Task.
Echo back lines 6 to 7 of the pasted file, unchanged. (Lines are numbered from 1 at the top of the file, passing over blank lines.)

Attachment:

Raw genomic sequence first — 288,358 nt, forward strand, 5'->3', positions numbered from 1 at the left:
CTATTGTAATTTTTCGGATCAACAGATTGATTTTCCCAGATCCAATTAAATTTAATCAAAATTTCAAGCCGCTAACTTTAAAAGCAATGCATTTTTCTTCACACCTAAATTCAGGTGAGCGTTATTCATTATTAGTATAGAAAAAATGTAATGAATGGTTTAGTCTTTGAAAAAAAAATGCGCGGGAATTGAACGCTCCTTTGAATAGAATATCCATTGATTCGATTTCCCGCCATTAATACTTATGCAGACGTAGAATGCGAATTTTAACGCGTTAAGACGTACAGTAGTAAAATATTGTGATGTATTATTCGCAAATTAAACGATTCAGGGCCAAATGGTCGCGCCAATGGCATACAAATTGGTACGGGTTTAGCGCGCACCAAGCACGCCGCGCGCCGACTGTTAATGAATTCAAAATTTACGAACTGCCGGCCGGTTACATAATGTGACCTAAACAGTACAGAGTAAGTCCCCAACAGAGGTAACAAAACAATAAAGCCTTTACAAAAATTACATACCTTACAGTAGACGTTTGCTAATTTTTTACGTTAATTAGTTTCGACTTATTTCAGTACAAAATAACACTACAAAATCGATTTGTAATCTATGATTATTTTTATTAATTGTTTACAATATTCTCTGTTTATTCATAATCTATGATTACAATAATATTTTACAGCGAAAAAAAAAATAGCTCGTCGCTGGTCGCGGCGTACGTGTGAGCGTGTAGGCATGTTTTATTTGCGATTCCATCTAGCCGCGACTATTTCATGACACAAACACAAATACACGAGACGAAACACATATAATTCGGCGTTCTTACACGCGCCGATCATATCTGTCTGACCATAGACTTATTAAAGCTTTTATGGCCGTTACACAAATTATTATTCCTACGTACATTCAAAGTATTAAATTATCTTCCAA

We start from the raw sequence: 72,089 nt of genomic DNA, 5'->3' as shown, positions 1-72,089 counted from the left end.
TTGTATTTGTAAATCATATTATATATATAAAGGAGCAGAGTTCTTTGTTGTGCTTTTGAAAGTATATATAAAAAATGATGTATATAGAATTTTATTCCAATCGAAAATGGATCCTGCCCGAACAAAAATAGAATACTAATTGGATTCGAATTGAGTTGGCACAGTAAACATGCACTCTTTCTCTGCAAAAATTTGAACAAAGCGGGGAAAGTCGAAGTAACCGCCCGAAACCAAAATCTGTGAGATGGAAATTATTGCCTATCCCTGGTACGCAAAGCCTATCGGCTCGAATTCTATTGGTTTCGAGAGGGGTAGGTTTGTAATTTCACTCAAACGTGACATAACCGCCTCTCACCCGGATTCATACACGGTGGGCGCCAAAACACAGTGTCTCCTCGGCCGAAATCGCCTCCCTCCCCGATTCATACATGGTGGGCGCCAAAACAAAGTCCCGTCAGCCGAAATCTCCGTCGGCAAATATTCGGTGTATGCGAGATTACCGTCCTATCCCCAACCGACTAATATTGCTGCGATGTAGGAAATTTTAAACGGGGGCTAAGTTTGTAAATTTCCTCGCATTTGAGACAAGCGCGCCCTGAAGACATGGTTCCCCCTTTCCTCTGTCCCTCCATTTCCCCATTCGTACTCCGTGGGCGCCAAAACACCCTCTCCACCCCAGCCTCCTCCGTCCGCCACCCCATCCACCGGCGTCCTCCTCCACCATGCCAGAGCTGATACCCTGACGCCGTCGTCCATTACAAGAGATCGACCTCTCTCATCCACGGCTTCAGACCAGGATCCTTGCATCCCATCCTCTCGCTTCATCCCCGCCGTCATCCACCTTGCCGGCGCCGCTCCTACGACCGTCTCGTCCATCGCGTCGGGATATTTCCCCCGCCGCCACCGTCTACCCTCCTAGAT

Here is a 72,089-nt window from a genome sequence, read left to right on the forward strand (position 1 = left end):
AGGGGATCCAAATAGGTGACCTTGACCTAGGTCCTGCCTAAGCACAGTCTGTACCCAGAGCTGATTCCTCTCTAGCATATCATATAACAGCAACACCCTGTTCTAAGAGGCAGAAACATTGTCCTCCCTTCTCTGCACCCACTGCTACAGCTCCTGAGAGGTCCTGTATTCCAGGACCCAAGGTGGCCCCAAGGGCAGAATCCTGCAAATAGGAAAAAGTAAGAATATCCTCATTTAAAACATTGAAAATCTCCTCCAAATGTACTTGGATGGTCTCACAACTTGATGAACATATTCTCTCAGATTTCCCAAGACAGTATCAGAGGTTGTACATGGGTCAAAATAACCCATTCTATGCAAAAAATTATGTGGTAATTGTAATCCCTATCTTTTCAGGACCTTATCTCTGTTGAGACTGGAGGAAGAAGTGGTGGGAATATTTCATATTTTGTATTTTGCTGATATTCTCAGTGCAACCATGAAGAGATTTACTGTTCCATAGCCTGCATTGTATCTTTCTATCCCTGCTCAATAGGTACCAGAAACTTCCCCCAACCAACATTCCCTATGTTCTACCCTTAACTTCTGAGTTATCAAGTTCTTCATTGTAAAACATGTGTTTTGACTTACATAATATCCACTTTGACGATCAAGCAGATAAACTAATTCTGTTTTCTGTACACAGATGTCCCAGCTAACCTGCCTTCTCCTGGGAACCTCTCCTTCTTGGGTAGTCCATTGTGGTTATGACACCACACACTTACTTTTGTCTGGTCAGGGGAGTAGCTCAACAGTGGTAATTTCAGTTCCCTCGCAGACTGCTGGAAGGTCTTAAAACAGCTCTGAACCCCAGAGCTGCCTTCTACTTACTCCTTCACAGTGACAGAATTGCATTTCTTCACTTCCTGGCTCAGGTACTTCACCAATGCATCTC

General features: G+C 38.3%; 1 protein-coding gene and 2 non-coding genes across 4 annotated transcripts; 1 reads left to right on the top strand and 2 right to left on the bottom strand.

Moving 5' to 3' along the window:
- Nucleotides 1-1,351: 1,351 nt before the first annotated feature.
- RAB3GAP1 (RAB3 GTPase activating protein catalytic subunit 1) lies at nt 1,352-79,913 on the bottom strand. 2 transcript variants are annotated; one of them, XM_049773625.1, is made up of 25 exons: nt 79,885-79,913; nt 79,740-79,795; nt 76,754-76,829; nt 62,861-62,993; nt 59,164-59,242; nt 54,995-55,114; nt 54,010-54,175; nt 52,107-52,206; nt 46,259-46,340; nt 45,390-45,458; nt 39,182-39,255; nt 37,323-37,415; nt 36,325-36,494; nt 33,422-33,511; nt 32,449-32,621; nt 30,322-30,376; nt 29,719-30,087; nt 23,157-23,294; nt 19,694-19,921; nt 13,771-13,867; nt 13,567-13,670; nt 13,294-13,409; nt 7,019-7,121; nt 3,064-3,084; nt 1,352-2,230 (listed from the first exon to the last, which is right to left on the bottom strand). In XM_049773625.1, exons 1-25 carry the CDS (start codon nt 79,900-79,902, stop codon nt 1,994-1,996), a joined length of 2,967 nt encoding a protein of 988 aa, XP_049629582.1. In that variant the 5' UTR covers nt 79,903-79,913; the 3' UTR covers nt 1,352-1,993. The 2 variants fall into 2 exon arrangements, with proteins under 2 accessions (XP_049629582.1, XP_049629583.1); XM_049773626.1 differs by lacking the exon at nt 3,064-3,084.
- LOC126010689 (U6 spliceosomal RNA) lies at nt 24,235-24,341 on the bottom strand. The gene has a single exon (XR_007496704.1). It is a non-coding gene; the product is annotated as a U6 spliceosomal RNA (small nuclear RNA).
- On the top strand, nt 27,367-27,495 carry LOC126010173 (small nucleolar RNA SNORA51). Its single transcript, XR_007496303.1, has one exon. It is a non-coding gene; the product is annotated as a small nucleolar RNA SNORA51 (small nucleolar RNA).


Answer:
AGGGGATCCAAATAGGTGACCTTGACCTAGGTCCTGCCTAAGCACAGTCTGTACCCAGAGCTGATTCCTCTCTAGCATATCATATAACAGCAACACCCTGTTCTAAGAGGCAGAAACATTGTCCTCCCTTCTCTGCACCCACTGCTACAGCTCCTGAGAGGTCCTGTATTCCAGGACCCAAGGTGGCCCCAAGGGCAGAATCCTGCAAATAGGAAAAAGTAAGAATATCCTCATTTAAAACATTGAAAATCTCCTCCAAATGTACTTGGATGGTCTCACAACTTGATGAACATATTCTCTCAGATTTCCCAAGACAGTATCAGAGGTTGTACATGGGTCAAAATAACCCATTCTATGCAAAAAATTATGTGGTAATTGTAATCCCTATCTTTTCAGGACCTTATCTCTGTTGAGACTGGAGGAAGAAGTGGTGGGAATATTTCATATTTTGTATTTTGCTGATATTCTCAGTGCAACCATGAAGAGATTTACTGTTCCATAGCCTGCATTGTATCTTTCTATCCCTGCTCAATAGGTACCAGAAACTTCCCCCAACCAACATTCCCTATGTTCTACCCTTAACTTCTGAGTTATCAAGTTCTTCATTGTAAAACATGTGTTTTGACTTACATAATATCCACTTTGACGATCAAGCAGATAAACTAATTCTGTTTTCTGTACACAGATGTCCCAGCTAACCTGCCTTCTCCTGGGAACCTCTCCTTCTTGGGTAGTCCATTGTGGTTATGACACCACACACTTACTTTTGTCTGGTCAGGGGAGTAGCTCAACAGTGGTAATTTCAGTTCCCTCGCAGACTGCTGGAAGGTCTTAAAACAGCTCTGAACCCCAGAGCTGCCTTCTACTTACTCCTTCACAGTGACAGAATTGCATTTCTTCACTTCCTGGCTCAGGTACTTCACCAATGCATCTC

General features: G+C 38.3%; 1 protein-coding gene and 2 non-coding genes across 4 annotated transcripts; 1 reads left to right on the top strand and 2 right to left on the bottom strand.